Crown Prince Court of Abu Dhabi Awards MIT Solve Prize For Maternal and Newborn Health to AI Startup, Ubenwa Health

1 November 2020
Company’s machine-learning technology saves newborn lives by detecting early signs of birth asphyxia 

ABU DHABI, UAE – The Abu Dhabi Crown Prince Court today announced Ubenwa Health as the winner of its Health Workforce Innovation Prize for this year’s MIT Solve 2020 Global Health Challenge. Ubenwa’s smartphone app screens for birth asphyxia by using artificial intelligence (AI) to analyze a newborn’s cries. Birth asphyxia, a condition when a newborn lacks adequate oxygenation at birth, is responsible for the disability and death of nearly 2 million newborns globally each year and is one of the top three causes of newborn mortality.

Solve, an initiative of the Massachusetts Institute of Technology (MIT), advances innovative, entrepreneurial solutions to address the world’s most pressing challenges. As part of the initiative’s Maternal and Newborn Health Challenge, The Abu Dhabi CPC’s Health Workforce Innovation Prize focused on solutions that expand and support the health workforce for newborns, pregnant women, and new mothers in low-income countries, where newborn mortality rates are 10 times those in higher-income countries. This disparity is consistent with infant deaths due to birth asphyxia, with data revealing that mortality rates from the condition are up to 12 times higher in low-income countries.

The prize is supported by His Highness Sheikh Mohamed bin Zayed Al Nahyan, Crown Prince of Abu Dhabi and part of his commitment to global health and dedication to disease elimination. It aligns with The Abu Dhabi Crown Prince Court’s portfolio of global health initiatives and its commitment to support frontline healthcare workers with the resources needed.

Nassar Abdul Raouf Al Mubarak, Senior Director, Abu Dhabi Crown Prince Court stated, “The UAE’s leadership firmly believes in the tremendous prospect of AI and its potential to transform healthcare. A company like Ubenwa is exciting in their use of this innovation to improve lives and give health care workers access a critical newborn assessment tool.”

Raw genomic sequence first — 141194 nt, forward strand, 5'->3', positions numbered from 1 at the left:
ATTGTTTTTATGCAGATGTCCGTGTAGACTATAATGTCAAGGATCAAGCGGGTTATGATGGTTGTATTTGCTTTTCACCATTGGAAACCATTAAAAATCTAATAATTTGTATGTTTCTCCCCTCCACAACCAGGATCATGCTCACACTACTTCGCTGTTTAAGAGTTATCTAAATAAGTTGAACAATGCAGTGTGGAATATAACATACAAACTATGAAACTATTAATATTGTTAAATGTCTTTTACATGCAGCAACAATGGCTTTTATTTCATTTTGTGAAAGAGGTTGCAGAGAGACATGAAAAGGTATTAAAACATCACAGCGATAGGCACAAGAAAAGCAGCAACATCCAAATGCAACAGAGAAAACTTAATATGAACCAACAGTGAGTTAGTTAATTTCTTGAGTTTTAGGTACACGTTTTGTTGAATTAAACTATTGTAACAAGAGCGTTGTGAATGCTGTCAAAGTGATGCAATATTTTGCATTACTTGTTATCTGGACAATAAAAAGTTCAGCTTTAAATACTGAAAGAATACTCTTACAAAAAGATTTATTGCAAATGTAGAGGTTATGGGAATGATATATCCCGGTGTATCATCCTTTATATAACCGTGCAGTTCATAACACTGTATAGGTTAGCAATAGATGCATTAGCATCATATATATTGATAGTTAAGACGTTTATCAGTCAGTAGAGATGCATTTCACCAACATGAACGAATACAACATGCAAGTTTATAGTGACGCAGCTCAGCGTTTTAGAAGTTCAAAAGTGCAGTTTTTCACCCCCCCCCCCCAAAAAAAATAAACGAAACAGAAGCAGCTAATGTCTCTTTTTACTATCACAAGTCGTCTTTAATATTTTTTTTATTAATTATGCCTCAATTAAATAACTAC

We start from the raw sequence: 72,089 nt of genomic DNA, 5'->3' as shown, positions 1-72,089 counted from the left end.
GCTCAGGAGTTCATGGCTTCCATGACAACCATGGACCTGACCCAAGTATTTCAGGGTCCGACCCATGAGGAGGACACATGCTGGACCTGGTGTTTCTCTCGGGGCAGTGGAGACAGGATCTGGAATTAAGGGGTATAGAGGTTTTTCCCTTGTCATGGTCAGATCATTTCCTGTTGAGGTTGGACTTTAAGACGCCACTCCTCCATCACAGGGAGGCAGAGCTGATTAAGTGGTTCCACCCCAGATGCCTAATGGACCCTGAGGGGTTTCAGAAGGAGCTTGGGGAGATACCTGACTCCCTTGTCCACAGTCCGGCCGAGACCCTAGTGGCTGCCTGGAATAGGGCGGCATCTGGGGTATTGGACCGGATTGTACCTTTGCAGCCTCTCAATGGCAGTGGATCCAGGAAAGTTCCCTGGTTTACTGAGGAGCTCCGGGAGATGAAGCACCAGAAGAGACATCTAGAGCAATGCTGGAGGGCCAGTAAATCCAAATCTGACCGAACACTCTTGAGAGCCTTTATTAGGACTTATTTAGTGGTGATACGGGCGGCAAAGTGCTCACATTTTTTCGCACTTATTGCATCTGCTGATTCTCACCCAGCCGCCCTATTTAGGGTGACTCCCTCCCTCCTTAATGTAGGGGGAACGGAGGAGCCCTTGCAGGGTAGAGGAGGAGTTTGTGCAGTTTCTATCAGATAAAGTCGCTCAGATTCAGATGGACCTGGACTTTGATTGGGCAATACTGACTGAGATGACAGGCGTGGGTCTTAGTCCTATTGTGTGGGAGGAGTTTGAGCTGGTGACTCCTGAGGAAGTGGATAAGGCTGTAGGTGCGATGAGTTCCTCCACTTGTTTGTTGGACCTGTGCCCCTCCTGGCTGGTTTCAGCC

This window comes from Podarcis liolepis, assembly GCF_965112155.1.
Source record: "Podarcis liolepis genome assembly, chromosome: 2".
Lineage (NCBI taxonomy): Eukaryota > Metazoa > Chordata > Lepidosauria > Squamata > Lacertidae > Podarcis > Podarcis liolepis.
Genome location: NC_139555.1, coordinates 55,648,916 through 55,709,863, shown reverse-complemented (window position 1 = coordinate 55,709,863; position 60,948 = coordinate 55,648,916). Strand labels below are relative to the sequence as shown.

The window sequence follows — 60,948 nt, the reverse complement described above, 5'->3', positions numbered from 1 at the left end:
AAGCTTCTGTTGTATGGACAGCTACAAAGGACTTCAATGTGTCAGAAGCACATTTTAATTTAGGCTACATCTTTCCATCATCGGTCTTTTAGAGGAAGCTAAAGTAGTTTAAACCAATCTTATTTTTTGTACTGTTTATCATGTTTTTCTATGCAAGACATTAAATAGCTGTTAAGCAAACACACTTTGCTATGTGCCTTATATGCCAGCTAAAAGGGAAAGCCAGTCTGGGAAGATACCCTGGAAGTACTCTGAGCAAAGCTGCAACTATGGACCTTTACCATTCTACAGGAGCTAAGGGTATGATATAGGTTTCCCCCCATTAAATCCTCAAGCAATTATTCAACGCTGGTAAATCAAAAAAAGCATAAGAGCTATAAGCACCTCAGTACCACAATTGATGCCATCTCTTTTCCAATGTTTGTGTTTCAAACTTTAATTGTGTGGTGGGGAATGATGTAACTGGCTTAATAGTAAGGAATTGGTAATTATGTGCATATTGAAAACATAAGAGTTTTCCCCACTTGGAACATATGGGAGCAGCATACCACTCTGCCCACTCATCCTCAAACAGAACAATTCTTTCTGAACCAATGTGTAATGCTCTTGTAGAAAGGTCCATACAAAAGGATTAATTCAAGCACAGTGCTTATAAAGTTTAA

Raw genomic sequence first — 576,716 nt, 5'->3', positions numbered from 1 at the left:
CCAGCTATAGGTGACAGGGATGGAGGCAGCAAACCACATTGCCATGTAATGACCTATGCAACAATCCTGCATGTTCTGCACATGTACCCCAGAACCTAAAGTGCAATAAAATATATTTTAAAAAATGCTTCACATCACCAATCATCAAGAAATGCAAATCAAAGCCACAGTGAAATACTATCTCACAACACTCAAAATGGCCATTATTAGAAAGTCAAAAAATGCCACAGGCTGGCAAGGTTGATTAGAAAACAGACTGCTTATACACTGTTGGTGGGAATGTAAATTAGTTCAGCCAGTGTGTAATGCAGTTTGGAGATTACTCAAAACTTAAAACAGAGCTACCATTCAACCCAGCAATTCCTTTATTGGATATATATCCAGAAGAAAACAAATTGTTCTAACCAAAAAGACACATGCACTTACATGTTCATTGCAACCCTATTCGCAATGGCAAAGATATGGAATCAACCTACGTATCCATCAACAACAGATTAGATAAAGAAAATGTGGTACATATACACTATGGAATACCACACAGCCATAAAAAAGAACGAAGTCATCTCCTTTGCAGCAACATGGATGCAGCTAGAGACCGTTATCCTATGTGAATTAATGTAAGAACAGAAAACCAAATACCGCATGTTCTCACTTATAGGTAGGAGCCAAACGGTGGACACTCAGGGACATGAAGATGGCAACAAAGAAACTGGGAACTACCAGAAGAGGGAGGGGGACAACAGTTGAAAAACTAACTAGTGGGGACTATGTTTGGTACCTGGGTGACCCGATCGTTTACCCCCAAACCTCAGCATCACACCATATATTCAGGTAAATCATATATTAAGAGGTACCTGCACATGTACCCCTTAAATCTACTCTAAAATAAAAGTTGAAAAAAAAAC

In the last few years, the UAE has taken a strong leadership role in investing in the field of AI and supporting further innovation. In fact, in 2017 it was the first country to name a minister for artificial intelligence. In addition, just last year the country launched the Mohamed bin Zayed University of Artificial Intelligence (MBZUAI). Based in Abu Dhabi, MBZUAI is the world’s first graduate-level, research-based AI university.

Ubenwa founder and AI lead, Charles Onu, explained “We’d like to thank His Highness Sheikh Mohamed bin Zayed Al Nahyan, Crown Prince of Abu Dhabi for his recognition and support. Today there is inadequate access to early screening for birth asphyxia. Low-income countries are most impacted by this condition, representing the highest rates of newborn mortality. We know that early diagnosis of birth asphyxia is key to survival. However, this requires expensive equipment and specialized personnel unavailable in much of the world. Through this financial support from the Abu Dhabi CPC ,we will continue to improve and scale Ubenwa’s technology and ensure that every newborn is given the chance of a healthy life.”

Ubenwa is currently collecting clinically-annotated cry data through clinical studies in Nigeria and Canada to further develop and validate their machine-learning technology’s algorithms. Funds awarded by the Abu Dhabi CPC’s Health Workforce Innovation Prize will go into expanding the sites of the clinical studies in order to ensure that the data target is met timely. CPC funds will also enable the Ubenwa team to begin hardware design and pilots of a crib microphone monitoring system.

This is the second year the CPC has participated in MIT Solve’s Global Health Challenge. Last year it awarded “The Innovating Together for Healthy Cities Prize” to Faircap Clean Water. Faircap’s water purification device provides a solution for the billions of people around the world without access to clean water.